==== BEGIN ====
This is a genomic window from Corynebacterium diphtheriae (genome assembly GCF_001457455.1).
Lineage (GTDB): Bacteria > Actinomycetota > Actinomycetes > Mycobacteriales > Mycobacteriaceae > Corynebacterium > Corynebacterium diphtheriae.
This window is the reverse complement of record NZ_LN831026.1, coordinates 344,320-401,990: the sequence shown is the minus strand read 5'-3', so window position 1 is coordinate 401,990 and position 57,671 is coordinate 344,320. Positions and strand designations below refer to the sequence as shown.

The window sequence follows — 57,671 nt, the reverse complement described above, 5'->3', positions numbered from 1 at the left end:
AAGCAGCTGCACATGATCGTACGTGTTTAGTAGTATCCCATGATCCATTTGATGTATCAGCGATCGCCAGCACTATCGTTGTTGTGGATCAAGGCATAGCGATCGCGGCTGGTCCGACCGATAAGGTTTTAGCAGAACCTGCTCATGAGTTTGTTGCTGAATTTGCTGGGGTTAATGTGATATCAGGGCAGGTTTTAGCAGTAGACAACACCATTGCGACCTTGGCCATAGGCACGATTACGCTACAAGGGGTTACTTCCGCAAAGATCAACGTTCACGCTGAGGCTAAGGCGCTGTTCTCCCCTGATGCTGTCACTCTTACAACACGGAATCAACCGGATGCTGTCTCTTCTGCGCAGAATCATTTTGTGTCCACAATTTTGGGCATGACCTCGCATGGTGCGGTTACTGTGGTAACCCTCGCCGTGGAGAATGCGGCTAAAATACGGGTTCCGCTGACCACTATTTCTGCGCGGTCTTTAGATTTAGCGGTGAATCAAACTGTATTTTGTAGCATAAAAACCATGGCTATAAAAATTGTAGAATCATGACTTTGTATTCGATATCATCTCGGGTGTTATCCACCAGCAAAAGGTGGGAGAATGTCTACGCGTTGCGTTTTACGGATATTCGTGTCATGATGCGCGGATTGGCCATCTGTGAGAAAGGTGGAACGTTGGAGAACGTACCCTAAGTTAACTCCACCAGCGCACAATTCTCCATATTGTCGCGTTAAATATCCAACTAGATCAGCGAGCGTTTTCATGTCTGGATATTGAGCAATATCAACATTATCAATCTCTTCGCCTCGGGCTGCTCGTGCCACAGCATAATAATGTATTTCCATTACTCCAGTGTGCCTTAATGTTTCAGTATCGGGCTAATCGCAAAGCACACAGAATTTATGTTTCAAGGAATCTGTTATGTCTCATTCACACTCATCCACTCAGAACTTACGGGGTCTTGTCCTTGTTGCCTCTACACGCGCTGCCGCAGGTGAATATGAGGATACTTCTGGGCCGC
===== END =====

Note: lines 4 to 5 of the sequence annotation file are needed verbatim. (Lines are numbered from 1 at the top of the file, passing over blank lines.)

The window sequence follows — 57,671 nt, the reverse complement described above, 5'->3', positions numbered from 1 at the left end:
AAGCAGCTGCACATGATCGTACGTGTTTAGTAGTATCCCATGATCCATTTGATGTATCAGCGATCGCCAGCACTATCGTTGTTGTGGATCAAGGCATAGCGATCGCGGCTGGTCCGACCGATAAGGTTTTAGCAGAACCTGCTCATGAGTTTGTTGCTGAATTTGCTGGGGTTAATGTGATATCAGGGCAGGTTTTAGCAGTAGACAACACCATTGCGACCTTGGCCATAGGCACGATTACGCTACAAGGGGTTACTTCCGCAAAGATCAACGTTCACGCTGAGGCTAAGGCGCTGTTCTCCCCTGATGCTGTCACTCTTACAACACGGAATCAACCGGATGCTGTCTCTTCTGCGCAGAATCATTTTGTGTCCACAATTTTGGGCATGACCTCGCATGGTGCGGTTACTGTGGTAACCCTCGCCGTGGAGAATGCGGCTAAAATACGGGTTCCGCTGACCACTATTTCTGCGCGGTCTTTAGATTTAGCGGTGAATCAAACTGTATTTTGTAGCATAAAAACCATGGCTATAAAAATTGTAGAATCATGACTTTGTATTCGATATCATCTCGGGTGTTATCCACCAGCAAAAGGTGGGAGAATGTCTACGCGTTGCGTTTTACGGATATTCGTGTCATGATGCGCGGATTGGCCATCTGTGAGAAAGGTGGAACGTTGGAGAACGTACCCTAAGTTAACTCCACCAGCGCACAATTCTCCATATTGTCGCGTTAAATATCCAACTAGATCAGCGAGCGTTTTCATGTCTGGATATTGAGCAATATCAACATTATCAATCTCTTCGCCTCGGGCTGCTCGTGCCACAGCATAATAATGTATTTCCATTACTCCAGTGTGCCTTAATGTTTCAGTATCGGGCTAATCGCAAAGCACACAGAATTTATGTTTCAAGGAATCTGTTATGTCTCATTCACACTCATCCACTCAGAACTTACGGGGTCTTGTCCTTGTTGCCTCTACACGCGCTGCCGCAGGTGAATATGAGGATACTTCTGGGCCGC